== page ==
Sell a Strangle to Reduce Cost Basis

Our weekly options strategy for passive income this week is to sell a strangle to reduce our cost basis. Let’s walk through what exactly a ‘strangle’ is and how we’ll use it to reduce our cost basis per share.

An options strangle strategy is when we have a put and a call on the same underlying company at the same time, but at different strike prices. These last few months our weekly options strategy has been to sell puts and calls on OXY. Each time we sell a put we collect some premium. And each time we sell a call we collect some premium. That premium we’ve been using to reduce our cost basis per share of OXY. We’ve been able to work our cost basis on OXY down to $57.56 per share. We’ve had a few posts recently about why we like OXY, and two of them are here and here.   

Right now we have a put on OXY at $56 that expires today, 2/16. We also have a call on OXY at $61, and that also expires today. Right now OXY is trading at $60.39, so both our put and call should expire out of the money today. Since our put was at the $56 strike, and one contract is for 100 shares, we’ll now have access to that $5,600 in capital that we were using for the $56 put. That means we can sell another put on OXY to generate some more passive income with options premium. We currently own 300 shares of OXY in this portfolio, and since our call at $61 will also expire out of the money today, we’ll still have all 300 shares. That means we can also sell another call on OXY to generate some options premium on the top end.

We know that Warren Buffett bought a tranche of OXY at $60.22 in December. That means that we can we sell a put at the $60 strike, and if we buy the shares we’ll be paying less than Buffett. That helps us feel pretty good about that $60 strike price for the put. Here’s the tool we use to do that research.

Since our cost basis on OXY coming into today is $57.56 per share, we can be pretty aggressive with our call strike. As long as our call strike is above our cost basis, we’ll make money on this trade. We’d obviously like to make as much as we can in passive income with our weekly options trade. We also want to balance that with optimizing what we get for the shares if we sell them.

If we wanted to maximize the options income we could sell a call that’s in the money at the $58 or $59 strike. That way we would generate a lot of premium by selling the call, and we would also be hedging a bit in case OXY were to drop back below $60 in the next week. We aren’t too concerned with a pull back in OXY right now, and we think there’s a good chance OXY will be trading higher than this in the near future. So instead of selling a call that is in the money, we’ll sell a call that is just above the money.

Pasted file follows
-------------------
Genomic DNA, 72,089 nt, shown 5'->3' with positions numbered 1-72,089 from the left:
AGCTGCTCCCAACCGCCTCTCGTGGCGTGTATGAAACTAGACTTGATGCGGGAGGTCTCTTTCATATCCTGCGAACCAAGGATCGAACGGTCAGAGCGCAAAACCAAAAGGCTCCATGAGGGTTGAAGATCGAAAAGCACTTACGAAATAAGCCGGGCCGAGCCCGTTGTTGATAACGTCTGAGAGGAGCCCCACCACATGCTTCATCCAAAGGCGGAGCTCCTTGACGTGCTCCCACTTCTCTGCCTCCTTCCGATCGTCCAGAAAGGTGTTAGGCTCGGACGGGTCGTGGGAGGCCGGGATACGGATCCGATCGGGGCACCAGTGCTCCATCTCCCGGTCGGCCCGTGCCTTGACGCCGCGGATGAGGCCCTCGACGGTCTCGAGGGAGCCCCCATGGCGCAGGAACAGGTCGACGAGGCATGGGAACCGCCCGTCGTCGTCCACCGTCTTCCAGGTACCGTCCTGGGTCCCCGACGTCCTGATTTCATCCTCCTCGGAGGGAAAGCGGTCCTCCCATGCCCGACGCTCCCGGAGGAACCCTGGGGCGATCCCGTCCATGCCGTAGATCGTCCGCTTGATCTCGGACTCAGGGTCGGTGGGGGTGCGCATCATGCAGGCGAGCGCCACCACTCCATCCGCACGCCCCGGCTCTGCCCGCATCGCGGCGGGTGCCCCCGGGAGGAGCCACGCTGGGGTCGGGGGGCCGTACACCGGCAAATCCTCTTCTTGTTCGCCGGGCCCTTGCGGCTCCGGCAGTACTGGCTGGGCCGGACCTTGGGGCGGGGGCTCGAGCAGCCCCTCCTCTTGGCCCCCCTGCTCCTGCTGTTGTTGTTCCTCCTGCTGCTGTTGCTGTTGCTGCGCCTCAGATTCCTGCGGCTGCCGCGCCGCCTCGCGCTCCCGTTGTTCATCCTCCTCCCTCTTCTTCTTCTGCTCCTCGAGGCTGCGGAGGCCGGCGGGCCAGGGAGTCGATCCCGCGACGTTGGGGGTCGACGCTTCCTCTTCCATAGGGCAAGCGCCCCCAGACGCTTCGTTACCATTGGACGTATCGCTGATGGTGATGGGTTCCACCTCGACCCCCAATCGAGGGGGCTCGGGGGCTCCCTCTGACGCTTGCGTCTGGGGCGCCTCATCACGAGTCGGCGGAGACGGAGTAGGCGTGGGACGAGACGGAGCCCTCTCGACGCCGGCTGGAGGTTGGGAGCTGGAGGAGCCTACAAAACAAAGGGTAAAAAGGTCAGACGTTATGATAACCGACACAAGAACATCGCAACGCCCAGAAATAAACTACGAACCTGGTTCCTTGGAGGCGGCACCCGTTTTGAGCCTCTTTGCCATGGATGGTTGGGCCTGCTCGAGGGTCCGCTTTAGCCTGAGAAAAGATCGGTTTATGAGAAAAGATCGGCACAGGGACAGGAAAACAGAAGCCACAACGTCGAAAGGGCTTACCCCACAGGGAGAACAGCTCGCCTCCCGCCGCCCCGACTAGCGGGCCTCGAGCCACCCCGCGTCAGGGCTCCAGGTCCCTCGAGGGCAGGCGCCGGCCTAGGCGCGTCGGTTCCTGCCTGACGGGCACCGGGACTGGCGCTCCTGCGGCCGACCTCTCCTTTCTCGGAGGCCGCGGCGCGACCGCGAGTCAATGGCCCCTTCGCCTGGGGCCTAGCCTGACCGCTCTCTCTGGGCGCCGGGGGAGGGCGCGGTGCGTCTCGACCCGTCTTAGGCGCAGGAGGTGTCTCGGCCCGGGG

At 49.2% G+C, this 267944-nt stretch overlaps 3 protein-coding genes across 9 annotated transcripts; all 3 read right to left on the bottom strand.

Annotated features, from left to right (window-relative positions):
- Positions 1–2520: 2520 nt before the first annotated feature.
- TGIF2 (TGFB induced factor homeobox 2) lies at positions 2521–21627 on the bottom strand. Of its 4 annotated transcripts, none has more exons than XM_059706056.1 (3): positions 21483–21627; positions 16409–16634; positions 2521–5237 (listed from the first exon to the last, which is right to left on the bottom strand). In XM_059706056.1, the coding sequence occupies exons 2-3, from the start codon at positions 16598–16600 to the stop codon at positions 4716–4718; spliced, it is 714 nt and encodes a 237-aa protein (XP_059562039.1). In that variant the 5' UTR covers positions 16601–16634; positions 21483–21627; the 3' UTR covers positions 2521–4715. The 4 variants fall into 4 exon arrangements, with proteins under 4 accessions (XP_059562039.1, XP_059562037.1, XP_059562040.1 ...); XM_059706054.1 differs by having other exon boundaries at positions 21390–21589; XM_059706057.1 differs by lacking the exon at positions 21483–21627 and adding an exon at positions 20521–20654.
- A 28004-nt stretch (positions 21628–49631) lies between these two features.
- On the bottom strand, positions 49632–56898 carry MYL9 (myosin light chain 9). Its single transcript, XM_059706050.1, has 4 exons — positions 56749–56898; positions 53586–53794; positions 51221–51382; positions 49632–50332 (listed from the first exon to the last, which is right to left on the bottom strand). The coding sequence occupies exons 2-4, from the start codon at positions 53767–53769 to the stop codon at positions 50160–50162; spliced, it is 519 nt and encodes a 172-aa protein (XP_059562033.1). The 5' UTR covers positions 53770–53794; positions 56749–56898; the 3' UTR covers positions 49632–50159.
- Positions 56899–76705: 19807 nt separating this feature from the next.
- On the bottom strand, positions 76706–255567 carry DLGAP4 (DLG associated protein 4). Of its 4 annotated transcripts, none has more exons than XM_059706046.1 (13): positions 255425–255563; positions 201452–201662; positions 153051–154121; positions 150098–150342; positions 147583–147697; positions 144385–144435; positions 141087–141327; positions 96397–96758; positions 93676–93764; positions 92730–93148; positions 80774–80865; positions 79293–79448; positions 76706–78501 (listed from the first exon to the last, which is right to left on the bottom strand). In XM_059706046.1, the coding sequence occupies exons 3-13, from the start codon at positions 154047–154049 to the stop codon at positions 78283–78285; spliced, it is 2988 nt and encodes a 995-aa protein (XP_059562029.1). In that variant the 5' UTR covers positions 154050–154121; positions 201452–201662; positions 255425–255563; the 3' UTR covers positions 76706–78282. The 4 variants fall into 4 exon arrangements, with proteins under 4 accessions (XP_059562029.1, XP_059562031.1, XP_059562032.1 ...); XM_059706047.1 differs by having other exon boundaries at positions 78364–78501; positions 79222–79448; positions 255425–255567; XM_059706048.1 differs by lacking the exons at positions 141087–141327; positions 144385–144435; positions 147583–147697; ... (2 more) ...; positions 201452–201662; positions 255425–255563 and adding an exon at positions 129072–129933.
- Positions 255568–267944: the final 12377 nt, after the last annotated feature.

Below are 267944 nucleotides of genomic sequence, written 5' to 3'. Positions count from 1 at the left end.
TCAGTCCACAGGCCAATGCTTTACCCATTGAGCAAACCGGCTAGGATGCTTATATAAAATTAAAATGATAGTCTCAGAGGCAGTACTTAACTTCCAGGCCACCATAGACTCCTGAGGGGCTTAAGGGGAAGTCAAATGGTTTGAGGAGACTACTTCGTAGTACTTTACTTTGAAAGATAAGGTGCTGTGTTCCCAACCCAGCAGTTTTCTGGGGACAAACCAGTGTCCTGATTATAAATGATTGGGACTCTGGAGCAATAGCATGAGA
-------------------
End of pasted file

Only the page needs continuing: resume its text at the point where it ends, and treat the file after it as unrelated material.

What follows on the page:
Weekly Options Trade

Selling a call at the strike that is closest and just above the money typically generates the most options premium. Since OXY is trading at $60.39 right now, that would mean selling the $61 call. On the option chain below we can see the $61 call expiring next Friday, 2/23 is trading at about $0.54. We can also see the $62 call has a bid of $0.27 and a call of $0.29.

Since our cost basis is $57.56 per share, that’s the number we’ll use to determine our multiplier. We were able to get $0.29 when we sold the $62 call option expiring 2/23. The $0.29 in premium divided by our cost basis of $57.56 is 0.005. This is a one week trade, and there are 52 weeks in a year. So we’ll multiply that 0.005 by the 52 weeks in a year, and that gives us 0.26. That works out to an annual return of 26%. So we’re generating an annualized return of 26% to agree to sell some of our shares of OXY for more than we paid for them. That works for us.  

When we sell a strangle to reduce cost basis, we also sell a put option contract. We sold the $60 put expiring next Friday, 2/23 for $0.56. This is a one week trade, so our time multiplier is 52. We’re putting up $60 for each share in the contract to cover the put option, so we divide the $0.56 in premium into the $60. That gives us 0.0093. We multiply that 0.0093 by the 52 weeks in a year and we get 0.484. That’s an annualized return of 48%. We’ll take it.

OXY Options Chain for a strangle to reduce cost basis

Cost Basis per Share

So this week our passive income strategy for accredited investors gave us $0.29 on the call side and $0.56 on the put side. We’ve been able to reduce our cost basis per share down to $57.28.

Remember that the most important part of this strategy is the quality of the underlying company, not the strikes we’re picking. Also note that we can do this from anywhere. Whether we want to generate passive income in Minocqua, Wisconsin or we want to generate passive income in Columbus, Ohio, we can use this strategy to retire early.

Sell a strangle to reduce cost basis per share